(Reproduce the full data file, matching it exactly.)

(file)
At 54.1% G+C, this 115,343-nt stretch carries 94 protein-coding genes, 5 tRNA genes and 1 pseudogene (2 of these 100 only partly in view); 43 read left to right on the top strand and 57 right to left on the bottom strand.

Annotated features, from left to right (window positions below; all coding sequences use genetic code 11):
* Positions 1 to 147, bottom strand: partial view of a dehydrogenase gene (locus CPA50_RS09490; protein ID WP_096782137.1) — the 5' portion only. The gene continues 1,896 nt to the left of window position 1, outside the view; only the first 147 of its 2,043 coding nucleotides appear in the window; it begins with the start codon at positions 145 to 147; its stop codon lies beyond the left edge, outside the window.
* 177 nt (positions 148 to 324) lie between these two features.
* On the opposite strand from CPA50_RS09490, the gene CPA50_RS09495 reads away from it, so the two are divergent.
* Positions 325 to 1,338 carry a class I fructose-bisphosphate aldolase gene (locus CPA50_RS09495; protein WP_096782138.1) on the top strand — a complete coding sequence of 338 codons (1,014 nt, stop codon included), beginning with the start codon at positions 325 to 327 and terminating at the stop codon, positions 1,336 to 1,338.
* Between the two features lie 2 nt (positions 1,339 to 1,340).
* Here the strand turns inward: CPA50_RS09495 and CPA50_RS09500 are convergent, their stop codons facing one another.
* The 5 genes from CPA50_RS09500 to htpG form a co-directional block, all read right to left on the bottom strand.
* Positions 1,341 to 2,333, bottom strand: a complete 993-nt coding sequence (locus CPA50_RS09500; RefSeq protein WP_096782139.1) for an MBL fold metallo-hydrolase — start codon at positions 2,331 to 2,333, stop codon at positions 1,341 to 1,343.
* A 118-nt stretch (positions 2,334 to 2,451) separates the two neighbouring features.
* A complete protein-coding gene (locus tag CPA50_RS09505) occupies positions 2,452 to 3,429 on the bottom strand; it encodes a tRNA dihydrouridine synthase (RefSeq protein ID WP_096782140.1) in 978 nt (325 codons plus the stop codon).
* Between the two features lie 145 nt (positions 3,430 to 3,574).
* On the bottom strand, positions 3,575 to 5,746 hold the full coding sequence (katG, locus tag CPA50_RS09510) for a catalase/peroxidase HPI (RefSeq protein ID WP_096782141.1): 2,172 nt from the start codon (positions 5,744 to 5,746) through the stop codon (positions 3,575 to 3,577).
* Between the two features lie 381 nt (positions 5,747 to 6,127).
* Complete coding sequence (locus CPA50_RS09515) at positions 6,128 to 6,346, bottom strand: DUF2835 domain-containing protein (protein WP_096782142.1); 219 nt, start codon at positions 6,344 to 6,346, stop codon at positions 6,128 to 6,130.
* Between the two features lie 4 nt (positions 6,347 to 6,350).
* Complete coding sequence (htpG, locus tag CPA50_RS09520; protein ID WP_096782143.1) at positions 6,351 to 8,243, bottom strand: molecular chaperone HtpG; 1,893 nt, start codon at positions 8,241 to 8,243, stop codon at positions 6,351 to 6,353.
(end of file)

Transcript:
At 54.1% G+C, this 115,343-nt stretch carries 94 protein-coding genes, 5 tRNA genes and 1 pseudogene (2 of these 100 only partly in view); 43 read left to right on the top strand and 57 right to left on the bottom strand.

Annotated features, from left to right (window positions below; all coding sequences use genetic code 11):
* Positions 1 to 147, bottom strand: partial view of a dehydrogenase gene (locus CPA50_RS09490; protein ID WP_096782137.1) — the 5' portion only. The gene continues 1,896 nt to the left of window position 1, outside the view; only the first 147 of its 2,043 coding nucleotides appear in the window; it begins with the start codon at positions 145 to 147; its stop codon lies beyond the left edge, outside the window.
* 177 nt (positions 148 to 324) lie between these two features.
* On the opposite strand from CPA50_RS09490, the gene CPA50_RS09495 reads away from it, so the two are divergent.
* Positions 325 to 1,338 carry a class I fructose-bisphosphate aldolase gene (locus CPA50_RS09495; protein WP_096782138.1) on the top strand — a complete coding sequence of 338 codons (1,014 nt, stop codon included), beginning with the start codon at positions 325 to 327 and terminating at the stop codon, positions 1,336 to 1,338.
* Between the two features lie 2 nt (positions 1,339 to 1,340).
* Here the strand turns inward: CPA50_RS09495 and CPA50_RS09500 are convergent, their stop codons facing one another.
* The 5 genes from CPA50_RS09500 to htpG form a co-directional block, all read right to left on the bottom strand.
* Positions 1,341 to 2,333, bottom strand: a complete 993-nt coding sequence (locus CPA50_RS09500; RefSeq protein WP_096782139.1) for an MBL fold metallo-hydrolase — start codon at positions 2,331 to 2,333, stop codon at positions 1,341 to 1,343.
* A 118-nt stretch (positions 2,334 to 2,451) separates the two neighbouring features.
* A complete protein-coding gene (locus tag CPA50_RS09505) occupies positions 2,452 to 3,429 on the bottom strand; it encodes a tRNA dihydrouridine synthase (RefSeq protein ID WP_096782140.1) in 978 nt (325 codons plus the stop codon).
* Between the two features lie 145 nt (positions 3,430 to 3,574).
* On the bottom strand, positions 3,575 to 5,746 hold the full coding sequence (katG, locus tag CPA50_RS09510) for a catalase/peroxidase HPI (RefSeq protein ID WP_096782141.1): 2,172 nt from the start codon (positions 5,744 to 5,746) through the stop codon (positions 3,575 to 3,577).
* Between the two features lie 381 nt (positions 5,747 to 6,127).
* Complete coding sequence (locus CPA50_RS09515) at positions 6,128 to 6,346, bottom strand: DUF2835 domain-containing protein (protein WP_096782142.1); 219 nt, start codon at positions 6,344 to 6,346, stop codon at positions 6,128 to 6,130.
* Between the two features lie 4 nt (positions 6,347 to 6,350).
* Complete coding sequence (htpG, locus tag CPA50_RS09520; protein ID WP_096782143.1) at positions 6,351 to 8,243, bottom strand: molecular chaperone HtpG; 1,893 nt, start codon at positions 8,241 to 8,243, stop codon at positions 6,351 to 6,353.